You receive a letter from your preferred law school. It’s not an acceptance, it’s not a rejection, it’s letting you know you’ve been waitlisted. What does that mean and what should you do about it?


  1. WHAT DOES WAITLISTED MEAN? – Being waitlisted occurs when there are no  more vacancies to fill in the law school program. However the admissions committee did review your application and is still interested. They are letting you know they will revisit your application at a later time, when vacancies happen from within the admitted class. This is not a conditional acceptance to the school. Best of all though, it is NOT a rejection!


  1. HOW LONG BEFORE YOU HEAR FROM THE COMMITTEE? – Unfortunately schools cannot predict how long before they will give you a final response or what your chances are of being accepted. It isn’t unreasonable for you to need to wait an entire year however, until the next admissions cycle begins.


  1. IS THERE ANYTHING YOU CAN DO TO INCREASE YOUR CHANCES OF BEING ACCEPTED? – Some schools may ask you to complete a form indicating your intent to be on the Wait List. In this case be sure to return this form. Also, you may be allowed to submit additional materials to your existing application. Items like- new grades, any promotions or accolades you’ve received at your work, any updates to your Resume, any additional letters of recommendation. Some schools may also request an additional essay from you in the form of a statement that addresses your continued interest in the school and how your new perspectives and experiences will positively contribute to the law school community.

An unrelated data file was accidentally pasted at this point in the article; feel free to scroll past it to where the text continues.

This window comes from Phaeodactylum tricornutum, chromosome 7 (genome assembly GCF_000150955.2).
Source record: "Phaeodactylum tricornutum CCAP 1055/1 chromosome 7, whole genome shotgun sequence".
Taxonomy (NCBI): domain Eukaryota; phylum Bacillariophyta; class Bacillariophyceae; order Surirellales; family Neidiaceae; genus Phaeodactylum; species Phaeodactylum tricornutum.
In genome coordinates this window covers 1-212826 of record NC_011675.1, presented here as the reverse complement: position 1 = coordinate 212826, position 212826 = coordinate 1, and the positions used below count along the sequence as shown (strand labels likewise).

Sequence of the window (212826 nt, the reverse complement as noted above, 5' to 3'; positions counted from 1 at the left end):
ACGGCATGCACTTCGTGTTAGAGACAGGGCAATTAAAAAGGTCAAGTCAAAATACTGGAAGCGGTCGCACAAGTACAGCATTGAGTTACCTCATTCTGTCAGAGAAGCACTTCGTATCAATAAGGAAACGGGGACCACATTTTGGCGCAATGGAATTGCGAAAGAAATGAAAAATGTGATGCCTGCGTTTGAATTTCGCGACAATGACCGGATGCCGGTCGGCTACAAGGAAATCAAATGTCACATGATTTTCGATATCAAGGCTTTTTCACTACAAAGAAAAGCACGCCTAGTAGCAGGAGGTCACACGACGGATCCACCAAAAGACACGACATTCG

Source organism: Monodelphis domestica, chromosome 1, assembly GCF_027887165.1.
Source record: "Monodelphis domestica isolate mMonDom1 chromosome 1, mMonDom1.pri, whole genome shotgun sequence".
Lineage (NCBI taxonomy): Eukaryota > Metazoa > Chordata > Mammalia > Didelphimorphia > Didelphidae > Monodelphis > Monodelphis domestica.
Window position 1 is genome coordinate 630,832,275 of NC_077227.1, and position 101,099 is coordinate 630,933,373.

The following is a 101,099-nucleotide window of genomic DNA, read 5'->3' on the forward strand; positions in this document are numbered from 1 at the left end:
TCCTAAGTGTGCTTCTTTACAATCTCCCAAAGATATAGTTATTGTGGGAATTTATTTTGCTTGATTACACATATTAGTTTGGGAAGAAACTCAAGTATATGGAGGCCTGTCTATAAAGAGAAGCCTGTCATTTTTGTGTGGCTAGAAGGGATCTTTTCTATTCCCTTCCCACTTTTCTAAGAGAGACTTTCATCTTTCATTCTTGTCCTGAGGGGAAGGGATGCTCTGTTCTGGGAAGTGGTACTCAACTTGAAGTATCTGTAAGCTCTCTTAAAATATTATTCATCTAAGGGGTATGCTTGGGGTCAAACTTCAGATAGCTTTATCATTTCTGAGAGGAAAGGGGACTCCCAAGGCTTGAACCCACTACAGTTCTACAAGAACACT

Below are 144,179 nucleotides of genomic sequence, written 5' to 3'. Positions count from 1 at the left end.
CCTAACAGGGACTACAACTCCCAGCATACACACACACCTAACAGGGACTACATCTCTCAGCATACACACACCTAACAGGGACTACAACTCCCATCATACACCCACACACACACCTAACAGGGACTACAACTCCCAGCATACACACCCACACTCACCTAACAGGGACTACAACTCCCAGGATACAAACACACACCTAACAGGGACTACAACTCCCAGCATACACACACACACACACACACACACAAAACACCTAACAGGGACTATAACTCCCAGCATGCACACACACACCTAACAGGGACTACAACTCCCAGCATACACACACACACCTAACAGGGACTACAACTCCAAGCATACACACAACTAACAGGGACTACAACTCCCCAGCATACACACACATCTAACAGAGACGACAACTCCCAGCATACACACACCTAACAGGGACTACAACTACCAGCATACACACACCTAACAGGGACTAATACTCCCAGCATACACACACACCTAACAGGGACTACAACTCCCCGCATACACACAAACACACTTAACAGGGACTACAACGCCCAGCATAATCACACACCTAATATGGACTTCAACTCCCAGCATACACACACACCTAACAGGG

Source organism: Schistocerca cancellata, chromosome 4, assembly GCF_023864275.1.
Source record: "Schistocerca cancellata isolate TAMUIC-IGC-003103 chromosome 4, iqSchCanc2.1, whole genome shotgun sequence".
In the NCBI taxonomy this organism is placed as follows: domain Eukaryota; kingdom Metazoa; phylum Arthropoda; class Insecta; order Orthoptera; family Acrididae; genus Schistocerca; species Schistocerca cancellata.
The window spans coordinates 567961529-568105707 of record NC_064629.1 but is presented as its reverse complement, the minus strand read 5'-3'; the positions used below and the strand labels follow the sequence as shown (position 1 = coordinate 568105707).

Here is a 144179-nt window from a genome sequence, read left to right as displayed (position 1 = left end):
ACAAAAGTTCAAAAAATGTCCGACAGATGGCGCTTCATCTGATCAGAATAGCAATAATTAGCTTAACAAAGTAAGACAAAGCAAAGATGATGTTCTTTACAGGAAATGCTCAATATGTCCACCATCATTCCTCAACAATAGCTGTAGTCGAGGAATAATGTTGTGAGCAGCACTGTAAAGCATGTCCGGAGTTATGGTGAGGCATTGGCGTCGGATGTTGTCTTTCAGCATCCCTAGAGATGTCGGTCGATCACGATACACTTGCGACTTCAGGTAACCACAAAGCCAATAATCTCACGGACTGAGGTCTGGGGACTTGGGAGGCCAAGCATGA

1. WHAT SHOULD YOU DO? – This is entirely up to you. Are you willing to wait another year to get into this particular school, or will your law school dream come true somewhere else? Talk to trusted friends and mentors to receive their guidance, then listen to your heart.


For more detailed information about the law school admissions process, and more go to ……

Dr. Michelle Hubbard, Admissions Consultant